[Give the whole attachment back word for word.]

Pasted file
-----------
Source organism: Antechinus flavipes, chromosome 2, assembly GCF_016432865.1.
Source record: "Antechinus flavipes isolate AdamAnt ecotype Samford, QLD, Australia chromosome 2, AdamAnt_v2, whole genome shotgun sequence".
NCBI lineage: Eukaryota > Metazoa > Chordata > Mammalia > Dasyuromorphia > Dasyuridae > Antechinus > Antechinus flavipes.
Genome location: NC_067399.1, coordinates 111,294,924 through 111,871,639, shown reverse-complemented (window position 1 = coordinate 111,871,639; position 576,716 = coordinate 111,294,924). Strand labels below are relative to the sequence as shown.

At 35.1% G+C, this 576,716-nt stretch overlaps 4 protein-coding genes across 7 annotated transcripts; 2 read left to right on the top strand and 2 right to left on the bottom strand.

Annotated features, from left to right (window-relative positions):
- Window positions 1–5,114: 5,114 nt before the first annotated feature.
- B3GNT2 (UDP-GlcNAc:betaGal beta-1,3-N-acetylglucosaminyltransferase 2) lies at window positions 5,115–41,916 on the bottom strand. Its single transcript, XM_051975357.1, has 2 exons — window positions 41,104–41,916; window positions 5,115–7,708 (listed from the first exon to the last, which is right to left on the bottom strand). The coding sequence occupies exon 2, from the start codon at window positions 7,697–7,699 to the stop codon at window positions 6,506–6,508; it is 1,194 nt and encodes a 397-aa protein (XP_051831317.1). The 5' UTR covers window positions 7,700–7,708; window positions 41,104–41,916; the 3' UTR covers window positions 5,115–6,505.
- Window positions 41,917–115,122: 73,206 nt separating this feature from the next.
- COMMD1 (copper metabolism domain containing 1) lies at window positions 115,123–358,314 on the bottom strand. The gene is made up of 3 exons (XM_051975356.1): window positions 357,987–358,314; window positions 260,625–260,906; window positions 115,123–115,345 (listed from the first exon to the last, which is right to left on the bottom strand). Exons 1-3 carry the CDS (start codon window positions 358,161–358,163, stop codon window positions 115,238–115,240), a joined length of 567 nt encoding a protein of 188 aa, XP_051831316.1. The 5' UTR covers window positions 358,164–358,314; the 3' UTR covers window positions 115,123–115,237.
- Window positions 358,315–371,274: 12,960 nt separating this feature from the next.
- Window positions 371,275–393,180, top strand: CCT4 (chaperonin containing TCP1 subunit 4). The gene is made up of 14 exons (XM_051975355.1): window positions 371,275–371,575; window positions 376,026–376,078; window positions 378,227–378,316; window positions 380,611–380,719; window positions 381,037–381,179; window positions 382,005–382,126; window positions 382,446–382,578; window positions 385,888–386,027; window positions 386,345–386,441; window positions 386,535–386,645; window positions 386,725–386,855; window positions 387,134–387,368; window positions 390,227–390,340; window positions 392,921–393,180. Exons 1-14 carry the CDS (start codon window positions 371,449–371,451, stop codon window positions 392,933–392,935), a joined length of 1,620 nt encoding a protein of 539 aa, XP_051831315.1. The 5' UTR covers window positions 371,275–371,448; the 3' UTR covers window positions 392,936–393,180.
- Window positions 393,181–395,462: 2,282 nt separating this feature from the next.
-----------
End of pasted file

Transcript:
Source organism: Antechinus flavipes, chromosome 2, assembly GCF_016432865.1.
Source record: "Antechinus flavipes isolate AdamAnt ecotype Samford, QLD, Australia chromosome 2, AdamAnt_v2, whole genome shotgun sequence".
NCBI lineage: Eukaryota > Metazoa > Chordata > Mammalia > Dasyuromorphia > Dasyuridae > Antechinus > Antechinus flavipes.
Genome location: NC_067399.1, coordinates 111,294,924 through 111,871,639, shown reverse-complemented (window position 1 = coordinate 111,871,639; position 576,716 = coordinate 111,294,924). Strand labels below are relative to the sequence as shown.

At 35.1% G+C, this 576,716-nt stretch overlaps 4 protein-coding genes across 7 annotated transcripts; 2 read left to right on the top strand and 2 right to left on the bottom strand.

Annotated features, from left to right (window-relative positions):
- Window positions 1–5,114: 5,114 nt before the first annotated feature.
- B3GNT2 (UDP-GlcNAc:betaGal beta-1,3-N-acetylglucosaminyltransferase 2) lies at window positions 5,115–41,916 on the bottom strand. Its single transcript, XM_051975357.1, has 2 exons — window positions 41,104–41,916; window positions 5,115–7,708 (listed from the first exon to the last, which is right to left on the bottom strand). The coding sequence occupies exon 2, from the start codon at window positions 7,697–7,699 to the stop codon at window positions 6,506–6,508; it is 1,194 nt and encodes a 397-aa protein (XP_051831317.1). The 5' UTR covers window positions 7,700–7,708; window positions 41,104–41,916; the 3' UTR covers window positions 5,115–6,505.
- Window positions 41,917–115,122: 73,206 nt separating this feature from the next.
- COMMD1 (copper metabolism domain containing 1) lies at window positions 115,123–358,314 on the bottom strand. The gene is made up of 3 exons (XM_051975356.1): window positions 357,987–358,314; window positions 260,625–260,906; window positions 115,123–115,345 (listed from the first exon to the last, which is right to left on the bottom strand). Exons 1-3 carry the CDS (start codon window positions 358,161–358,163, stop codon window positions 115,238–115,240), a joined length of 567 nt encoding a protein of 188 aa, XP_051831316.1. The 5' UTR covers window positions 358,164–358,314; the 3' UTR covers window positions 115,123–115,237.
- Window positions 358,315–371,274: 12,960 nt separating this feature from the next.
- Window positions 371,275–393,180, top strand: CCT4 (chaperonin containing TCP1 subunit 4). The gene is made up of 14 exons (XM_051975355.1): window positions 371,275–371,575; window positions 376,026–376,078; window positions 378,227–378,316; window positions 380,611–380,719; window positions 381,037–381,179; window positions 382,005–382,126; window positions 382,446–382,578; window positions 385,888–386,027; window positions 386,345–386,441; window positions 386,535–386,645; window positions 386,725–386,855; window positions 387,134–387,368; window positions 390,227–390,340; window positions 392,921–393,180. Exons 1-14 carry the CDS (start codon window positions 371,449–371,451, stop codon window positions 392,933–392,935), a joined length of 1,620 nt encoding a protein of 539 aa, XP_051831315.1. The 5' UTR covers window positions 371,275–371,448; the 3' UTR covers window positions 392,936–393,180.
- Window positions 393,181–395,462: 2,282 nt separating this feature from the next.